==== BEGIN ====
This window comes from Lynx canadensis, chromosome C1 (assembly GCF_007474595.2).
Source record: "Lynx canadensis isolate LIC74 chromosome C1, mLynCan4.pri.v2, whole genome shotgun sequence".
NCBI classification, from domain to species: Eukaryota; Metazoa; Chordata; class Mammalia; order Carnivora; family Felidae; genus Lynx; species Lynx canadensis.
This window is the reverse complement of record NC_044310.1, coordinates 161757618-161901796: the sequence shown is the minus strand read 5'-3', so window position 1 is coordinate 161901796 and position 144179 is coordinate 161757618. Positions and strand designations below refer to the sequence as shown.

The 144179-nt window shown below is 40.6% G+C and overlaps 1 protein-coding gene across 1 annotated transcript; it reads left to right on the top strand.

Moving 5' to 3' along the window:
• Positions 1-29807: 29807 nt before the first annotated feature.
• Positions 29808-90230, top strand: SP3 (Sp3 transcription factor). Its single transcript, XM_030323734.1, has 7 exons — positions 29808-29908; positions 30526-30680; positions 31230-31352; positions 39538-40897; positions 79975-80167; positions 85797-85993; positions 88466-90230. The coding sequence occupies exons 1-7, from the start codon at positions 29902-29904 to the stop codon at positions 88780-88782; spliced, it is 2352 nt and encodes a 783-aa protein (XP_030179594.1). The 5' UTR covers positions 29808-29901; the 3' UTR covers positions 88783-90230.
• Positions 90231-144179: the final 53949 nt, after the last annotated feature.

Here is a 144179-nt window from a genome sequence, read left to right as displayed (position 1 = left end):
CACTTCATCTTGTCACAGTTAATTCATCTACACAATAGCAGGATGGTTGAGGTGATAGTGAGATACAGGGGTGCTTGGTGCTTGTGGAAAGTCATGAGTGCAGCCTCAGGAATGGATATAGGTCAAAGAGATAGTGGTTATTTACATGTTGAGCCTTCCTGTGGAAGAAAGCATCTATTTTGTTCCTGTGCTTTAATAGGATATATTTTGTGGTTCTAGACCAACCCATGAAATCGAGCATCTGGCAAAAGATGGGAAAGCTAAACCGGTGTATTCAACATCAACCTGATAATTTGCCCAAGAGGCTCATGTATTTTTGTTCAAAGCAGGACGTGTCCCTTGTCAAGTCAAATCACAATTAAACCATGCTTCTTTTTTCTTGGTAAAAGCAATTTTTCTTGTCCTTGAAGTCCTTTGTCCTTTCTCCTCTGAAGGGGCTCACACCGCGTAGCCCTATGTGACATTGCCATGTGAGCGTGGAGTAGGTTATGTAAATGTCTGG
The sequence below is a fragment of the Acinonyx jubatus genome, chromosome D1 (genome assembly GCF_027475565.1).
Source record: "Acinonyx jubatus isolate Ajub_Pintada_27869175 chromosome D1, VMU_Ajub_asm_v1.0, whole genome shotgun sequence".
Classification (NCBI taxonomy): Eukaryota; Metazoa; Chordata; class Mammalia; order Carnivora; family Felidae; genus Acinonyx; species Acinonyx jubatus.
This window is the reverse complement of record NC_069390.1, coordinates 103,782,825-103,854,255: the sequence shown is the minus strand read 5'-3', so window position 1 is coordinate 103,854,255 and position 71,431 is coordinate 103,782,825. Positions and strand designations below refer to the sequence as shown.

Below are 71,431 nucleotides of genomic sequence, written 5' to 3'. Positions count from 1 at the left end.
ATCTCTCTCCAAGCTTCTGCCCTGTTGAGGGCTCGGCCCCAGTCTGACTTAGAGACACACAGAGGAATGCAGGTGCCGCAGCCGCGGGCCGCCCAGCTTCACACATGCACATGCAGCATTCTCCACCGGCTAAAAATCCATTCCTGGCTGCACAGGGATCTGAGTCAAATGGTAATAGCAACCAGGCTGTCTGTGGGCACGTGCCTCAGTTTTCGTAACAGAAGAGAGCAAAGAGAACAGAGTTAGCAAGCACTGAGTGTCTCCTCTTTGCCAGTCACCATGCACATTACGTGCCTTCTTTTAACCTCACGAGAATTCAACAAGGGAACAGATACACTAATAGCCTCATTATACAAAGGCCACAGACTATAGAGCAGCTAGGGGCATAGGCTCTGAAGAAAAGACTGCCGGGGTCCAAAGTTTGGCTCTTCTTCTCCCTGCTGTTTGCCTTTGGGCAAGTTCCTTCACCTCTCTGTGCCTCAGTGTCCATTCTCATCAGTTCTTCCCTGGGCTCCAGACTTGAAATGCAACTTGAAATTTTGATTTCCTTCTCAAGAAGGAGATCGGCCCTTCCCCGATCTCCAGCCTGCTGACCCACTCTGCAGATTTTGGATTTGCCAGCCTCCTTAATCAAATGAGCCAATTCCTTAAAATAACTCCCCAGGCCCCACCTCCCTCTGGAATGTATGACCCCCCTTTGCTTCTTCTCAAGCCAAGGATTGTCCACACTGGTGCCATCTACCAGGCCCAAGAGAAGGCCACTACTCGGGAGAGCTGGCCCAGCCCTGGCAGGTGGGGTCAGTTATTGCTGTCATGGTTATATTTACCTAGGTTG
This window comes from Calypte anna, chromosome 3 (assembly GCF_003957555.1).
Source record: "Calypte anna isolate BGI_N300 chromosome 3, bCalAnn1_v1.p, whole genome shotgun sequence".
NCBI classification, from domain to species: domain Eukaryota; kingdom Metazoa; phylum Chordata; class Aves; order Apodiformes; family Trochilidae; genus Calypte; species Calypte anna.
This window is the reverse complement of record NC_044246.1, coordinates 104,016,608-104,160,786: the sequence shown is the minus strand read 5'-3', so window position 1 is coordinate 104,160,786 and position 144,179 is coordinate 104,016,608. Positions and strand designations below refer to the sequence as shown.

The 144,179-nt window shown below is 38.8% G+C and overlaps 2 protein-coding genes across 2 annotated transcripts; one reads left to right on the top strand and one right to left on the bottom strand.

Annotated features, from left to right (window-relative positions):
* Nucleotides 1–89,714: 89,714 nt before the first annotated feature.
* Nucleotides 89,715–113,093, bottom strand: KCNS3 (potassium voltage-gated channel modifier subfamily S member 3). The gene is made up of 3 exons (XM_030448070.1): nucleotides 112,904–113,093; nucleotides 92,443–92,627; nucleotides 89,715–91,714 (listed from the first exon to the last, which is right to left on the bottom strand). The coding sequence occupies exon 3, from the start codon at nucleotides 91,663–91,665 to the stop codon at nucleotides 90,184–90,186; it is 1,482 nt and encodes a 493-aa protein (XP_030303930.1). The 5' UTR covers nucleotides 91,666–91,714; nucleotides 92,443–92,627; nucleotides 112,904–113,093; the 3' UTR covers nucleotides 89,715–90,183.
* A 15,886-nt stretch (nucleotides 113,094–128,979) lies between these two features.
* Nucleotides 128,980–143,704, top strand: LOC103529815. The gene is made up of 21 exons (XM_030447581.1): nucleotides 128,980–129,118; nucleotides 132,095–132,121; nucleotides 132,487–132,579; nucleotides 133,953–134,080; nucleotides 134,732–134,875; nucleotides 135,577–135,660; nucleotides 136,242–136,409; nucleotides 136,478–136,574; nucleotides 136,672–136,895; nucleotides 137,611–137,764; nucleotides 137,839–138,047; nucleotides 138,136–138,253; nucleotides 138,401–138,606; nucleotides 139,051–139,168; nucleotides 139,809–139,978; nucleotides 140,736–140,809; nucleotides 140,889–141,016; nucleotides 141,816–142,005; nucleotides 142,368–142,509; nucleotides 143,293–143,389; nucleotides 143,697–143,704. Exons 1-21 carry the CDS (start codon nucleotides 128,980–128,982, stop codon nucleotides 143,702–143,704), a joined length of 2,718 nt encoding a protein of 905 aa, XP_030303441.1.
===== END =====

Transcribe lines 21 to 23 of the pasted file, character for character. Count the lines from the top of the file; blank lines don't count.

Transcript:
This window is the reverse complement of record NC_044246.1, coordinates 104,016,608-104,160,786: the sequence shown is the minus strand read 5'-3', so window position 1 is coordinate 104,160,786 and position 144,179 is coordinate 104,016,608. Positions and strand designations below refer to the sequence as shown.

The 144,179-nt window shown below is 38.8% G+C and overlaps 2 protein-coding genes across 2 annotated transcripts; one reads left to right on the top strand and one right to left on the bottom strand.

Annotated features, from left to right (window-relative positions):